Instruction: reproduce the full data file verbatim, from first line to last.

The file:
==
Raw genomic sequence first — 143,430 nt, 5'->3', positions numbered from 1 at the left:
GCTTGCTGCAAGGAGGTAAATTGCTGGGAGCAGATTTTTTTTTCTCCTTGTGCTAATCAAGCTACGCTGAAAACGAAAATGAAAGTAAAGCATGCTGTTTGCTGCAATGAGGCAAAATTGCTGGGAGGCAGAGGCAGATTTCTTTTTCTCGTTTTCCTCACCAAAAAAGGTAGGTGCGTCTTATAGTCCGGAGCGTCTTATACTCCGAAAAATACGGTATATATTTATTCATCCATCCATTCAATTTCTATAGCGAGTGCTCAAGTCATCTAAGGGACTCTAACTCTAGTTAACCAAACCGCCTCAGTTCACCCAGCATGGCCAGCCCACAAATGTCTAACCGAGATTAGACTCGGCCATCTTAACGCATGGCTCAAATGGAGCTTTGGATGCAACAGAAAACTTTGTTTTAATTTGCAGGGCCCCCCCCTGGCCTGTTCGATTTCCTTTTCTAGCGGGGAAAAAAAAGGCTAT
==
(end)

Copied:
Raw genomic sequence first — 143,430 nt, 5'->3', positions numbered from 1 at the left:
GCTTGCTGCAAGGAGGTAAATTGCTGGGAGCAGATTTTTTTTTCTCCTTGTGCTAATCAAGCTACGCTGAAAACGAAAATGAAAGTAAAGCATGCTGTTTGCTGCAATGAGGCAAAATTGCTGGGAGGCAGAGGCAGATTTCTTTTTCTCGTTTTCCTCACCAAAAAAGGTAGGTGCGTCTTATAGTCCGGAGCGTCTTATACTCCGAAAAATACGGTATATATTTATTCATCCATCCATTCAATTTCTATAGCGAGTGCTCAAGTCATCTAAGGGACTCTAACTCTAGTTAACCAAACCGCCTCAGTTCACCCAGCATGGCCAGCCCACAAATGTCTAACCGAGATTAGACTCGGCCATCTTAACGCATGGCTCAAATGGAGCTTTGGATGCAACAGAAAACTTTGTTTTAATTTGCAGGGCCCCCCCCTGGCCTGTTCGATTTCCTTTTCTAGCGGGGAAAAAAAAGGCTAT